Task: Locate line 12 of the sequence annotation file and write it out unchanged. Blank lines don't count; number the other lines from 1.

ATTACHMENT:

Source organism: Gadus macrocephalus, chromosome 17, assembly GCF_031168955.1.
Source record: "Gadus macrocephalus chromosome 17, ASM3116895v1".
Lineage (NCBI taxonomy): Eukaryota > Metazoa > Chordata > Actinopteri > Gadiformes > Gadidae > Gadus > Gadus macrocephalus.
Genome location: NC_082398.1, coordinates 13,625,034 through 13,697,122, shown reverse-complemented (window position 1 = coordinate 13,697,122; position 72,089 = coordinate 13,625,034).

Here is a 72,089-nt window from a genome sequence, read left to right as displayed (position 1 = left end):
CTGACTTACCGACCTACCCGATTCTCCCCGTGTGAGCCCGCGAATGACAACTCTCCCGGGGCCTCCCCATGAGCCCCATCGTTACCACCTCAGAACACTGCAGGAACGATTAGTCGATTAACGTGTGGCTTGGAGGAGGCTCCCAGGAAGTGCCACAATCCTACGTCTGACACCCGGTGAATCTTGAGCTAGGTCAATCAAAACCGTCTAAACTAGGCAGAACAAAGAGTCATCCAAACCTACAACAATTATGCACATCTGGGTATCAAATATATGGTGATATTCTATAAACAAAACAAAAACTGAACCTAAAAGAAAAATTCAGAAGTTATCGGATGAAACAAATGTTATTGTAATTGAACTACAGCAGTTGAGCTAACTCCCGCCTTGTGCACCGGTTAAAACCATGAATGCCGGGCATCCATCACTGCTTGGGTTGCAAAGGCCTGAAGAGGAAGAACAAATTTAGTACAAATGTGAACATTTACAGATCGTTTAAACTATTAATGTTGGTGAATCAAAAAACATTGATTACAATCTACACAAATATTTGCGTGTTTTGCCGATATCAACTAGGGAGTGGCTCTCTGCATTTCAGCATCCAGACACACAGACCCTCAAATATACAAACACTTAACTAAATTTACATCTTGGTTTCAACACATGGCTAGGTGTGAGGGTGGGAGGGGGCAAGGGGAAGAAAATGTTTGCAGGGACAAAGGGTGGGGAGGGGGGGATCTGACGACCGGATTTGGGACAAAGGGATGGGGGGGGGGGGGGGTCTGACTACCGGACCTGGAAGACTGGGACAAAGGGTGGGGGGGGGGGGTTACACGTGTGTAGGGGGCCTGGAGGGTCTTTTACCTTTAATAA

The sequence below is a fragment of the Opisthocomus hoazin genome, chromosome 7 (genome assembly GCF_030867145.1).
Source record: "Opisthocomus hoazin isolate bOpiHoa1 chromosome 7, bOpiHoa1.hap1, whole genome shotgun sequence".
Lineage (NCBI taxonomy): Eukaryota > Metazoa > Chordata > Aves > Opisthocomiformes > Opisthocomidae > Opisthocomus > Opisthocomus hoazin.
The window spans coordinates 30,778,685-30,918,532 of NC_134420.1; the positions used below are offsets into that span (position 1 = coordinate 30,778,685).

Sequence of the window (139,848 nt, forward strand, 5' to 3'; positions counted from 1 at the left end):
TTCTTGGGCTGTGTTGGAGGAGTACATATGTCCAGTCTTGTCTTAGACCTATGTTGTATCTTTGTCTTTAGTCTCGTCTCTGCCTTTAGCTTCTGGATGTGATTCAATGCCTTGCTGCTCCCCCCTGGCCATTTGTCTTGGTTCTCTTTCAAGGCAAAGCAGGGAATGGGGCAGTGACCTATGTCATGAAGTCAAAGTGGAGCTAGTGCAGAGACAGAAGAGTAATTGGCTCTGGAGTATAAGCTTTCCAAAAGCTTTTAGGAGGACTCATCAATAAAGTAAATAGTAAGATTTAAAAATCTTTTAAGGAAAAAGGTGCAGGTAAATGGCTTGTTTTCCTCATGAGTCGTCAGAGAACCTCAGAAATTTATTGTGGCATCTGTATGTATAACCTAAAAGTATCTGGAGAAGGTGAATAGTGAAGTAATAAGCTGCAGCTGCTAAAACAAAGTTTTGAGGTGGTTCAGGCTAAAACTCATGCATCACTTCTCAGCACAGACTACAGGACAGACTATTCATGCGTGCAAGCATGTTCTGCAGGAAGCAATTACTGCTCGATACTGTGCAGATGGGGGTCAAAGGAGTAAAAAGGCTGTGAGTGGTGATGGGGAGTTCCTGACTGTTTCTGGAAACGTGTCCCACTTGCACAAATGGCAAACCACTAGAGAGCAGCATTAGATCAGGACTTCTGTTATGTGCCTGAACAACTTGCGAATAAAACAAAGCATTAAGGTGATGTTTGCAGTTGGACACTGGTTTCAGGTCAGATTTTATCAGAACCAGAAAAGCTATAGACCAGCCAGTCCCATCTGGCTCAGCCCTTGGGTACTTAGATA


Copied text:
TTCTTGGGCTGTGTTGGAGGAGTACATATGTCCAGTCTTGTCTTAGACCTATGTTGTATCTTTGTCTTTAGTCTCGTCTCTGCCTTTAGCTTCTGGATGTGATTCAATGCCTTGCTGCTCCCCCCTGGCCATTTGTCTTGGTTCTCTTTCAAGGCAAAGCAGGGAATGGGGCAGTGACCTATGTCATGAAGTCAAAGTGGAGCTAGTGCAGAGACAGAAGAGTAATTGGCTCTGGAGTATAAGCTTTCCAAAAGCTTTTAGGAGGACTCATCAATAAAGTAAATAGTAAGATTTAAAAATCTTTTAAGGAAAAAGGTGCAGGTAAATGGCTTGTTTTCCTCATGAGTCGTCAGAGAACCTCAGAAATTTATTGTGGCATCTGTATGTATAACCTAAAAGTATCTGGAGAAGGTGAATAGTGAAGTAATAAGCTGCAGCTGCTAAAACAAAGTTTTGAGGTGGTTCAGGCTAAAACTCATGCATCACTTCTCAGCACAGACTACAGGACAGACTATTCATGCGTGCAAGCATGTTCTGCAGGAAGCAATTACTGCTCGATACTGTGCAGATGGGGGTCAAAGGAGTAAAAAGGCTGTGAGTGGTGATGGGGAGTTCCTGACTGTTTCTGGAAACGTGTCCCACTTGCACAAATGGCAAACCACTAGAGAGCAGCATTAGATCAGGACTTCTGTTATGTGCCTGAACAACTTGCGAATAAAACAAAGCATTAAGGTGATGTTTGCAGTTGGACACTGGTTTCAGGTCAGATTTTATCAGAACCAGAAAAGCTATAGACCAGCCAGTCCCATCTGGCTCAGCCCTTGGGTACTTAGATA